Several Pakistani press reports dating back to September and November 2005 tie Maulvi Abdul Khaliq Haqqani and Maulana Saddiq Noor to known anti-coaltion militants Abdullah Masood [Mehsud], Zakeem Khan, former Afghan Taliban commander Jalaluddin Haqqani and his son, Siraj Haqqani. Abdul Khaliq heads the Darul Uloom Fareeda Gulshan-e Ilm madrassa in Miram Shah, the target of a March 7 raid.

To better understand the company that the Haqqanis keep (Siraj and Jalaluddin’s histories are well known), here is a refresher on Abdullah Mehsud, who was killed in 2007:

Abdullah Mehsud, born Noor Alam, was a member of the Mehsud clan in South Waziristan, and was a clansman of Baitullah Mehsud, the most powerful commander in the tribal agency [note, this was written in 2007, Baitullah later founded the Movement of the Taliban in Pakistan]. Abdullah fought against the U.S. and the Northern Alliance during the opening days of Operation Enduring Freedom in Afghanistan, and surrendered to U.S. forces in Kunduz in December 2001. He spent 25 months in custody at Guantanamo Bay, and was later released to the Pakistani government. Abdullah then returned to South Waziristan, where he rebuilt his Taliban cadre and reinitiated attacks against Coalition forces in Afghanistan and the Pakistani government in the Northwest Frontier Province and beyond. Abdullah was believed to have commanded 5,000 Taliban foot soldiers.

The Pakistani government signed “peace deals” with the Taliban in South Waziristan in 2005 and 2006, but Abdullah continued to consolidate his power in the region. In the spring of 2007, Abdullah was implicated by Interior Minister Sherpao as being behind the flood of suicide attacks across the country. One of the suicide attacks targeted Sherpao in his home district of Charsadda in the Northwest Frontier Province. The Pakistani government had a warrant out for his arrest but failed to execute it until today.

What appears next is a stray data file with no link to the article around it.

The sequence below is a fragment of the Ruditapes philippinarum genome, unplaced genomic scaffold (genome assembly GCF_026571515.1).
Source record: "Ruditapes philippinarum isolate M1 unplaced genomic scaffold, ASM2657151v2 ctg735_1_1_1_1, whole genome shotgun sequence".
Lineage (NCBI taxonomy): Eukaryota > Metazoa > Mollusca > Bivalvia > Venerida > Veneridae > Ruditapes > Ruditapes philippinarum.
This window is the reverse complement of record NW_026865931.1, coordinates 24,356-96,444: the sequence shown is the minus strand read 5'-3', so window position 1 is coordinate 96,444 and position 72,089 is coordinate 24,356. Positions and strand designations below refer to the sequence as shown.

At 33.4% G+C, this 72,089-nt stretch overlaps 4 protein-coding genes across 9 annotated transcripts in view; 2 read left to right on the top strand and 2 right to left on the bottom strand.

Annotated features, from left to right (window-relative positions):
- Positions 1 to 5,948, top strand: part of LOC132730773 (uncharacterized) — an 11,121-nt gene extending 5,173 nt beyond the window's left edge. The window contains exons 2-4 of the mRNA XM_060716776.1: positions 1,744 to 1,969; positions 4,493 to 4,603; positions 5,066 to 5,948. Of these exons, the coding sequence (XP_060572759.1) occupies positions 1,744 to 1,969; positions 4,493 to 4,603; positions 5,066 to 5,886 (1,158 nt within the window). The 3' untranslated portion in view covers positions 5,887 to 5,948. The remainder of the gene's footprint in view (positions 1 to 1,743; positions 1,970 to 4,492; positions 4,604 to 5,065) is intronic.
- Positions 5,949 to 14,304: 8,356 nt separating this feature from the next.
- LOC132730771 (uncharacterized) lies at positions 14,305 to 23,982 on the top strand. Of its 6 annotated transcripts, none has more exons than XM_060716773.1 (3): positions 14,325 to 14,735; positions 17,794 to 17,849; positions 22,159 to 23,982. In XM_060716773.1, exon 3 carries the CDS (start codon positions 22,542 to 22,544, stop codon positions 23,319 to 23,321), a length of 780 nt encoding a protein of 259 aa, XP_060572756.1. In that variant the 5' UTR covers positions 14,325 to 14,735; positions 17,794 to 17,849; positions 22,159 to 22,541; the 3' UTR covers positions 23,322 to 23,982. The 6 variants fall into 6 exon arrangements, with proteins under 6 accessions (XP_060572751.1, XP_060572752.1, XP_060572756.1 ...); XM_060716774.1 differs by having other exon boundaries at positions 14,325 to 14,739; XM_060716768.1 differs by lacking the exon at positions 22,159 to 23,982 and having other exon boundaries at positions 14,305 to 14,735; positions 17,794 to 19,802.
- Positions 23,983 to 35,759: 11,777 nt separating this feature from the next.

Bill Roggio is a Senior Fellow at the Foundation for Defense of Democracies and the Editor of FDD's Long War Journal.

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  • mike says:

    The Talibs need their computer porn. I’m sure they could afford to buy some solar panels with all that opium money. Problem solved.

  • Environmentally Unfriendly says:

    How nice. Demand and threaten, then sit back and watch your “rightful” income being received.
    This is clearly how Pakistan works. Make threats, lie, deceive and play pretend ALL the time with your supposed friends/allies. Then watch the aid and money flow in.
    I wonder if Pakistan is still serious about going after those militant groups threatening China; or perhaps we should wonder which militant group Pakistan will instruct to move to another location AWAY from the Chinese border.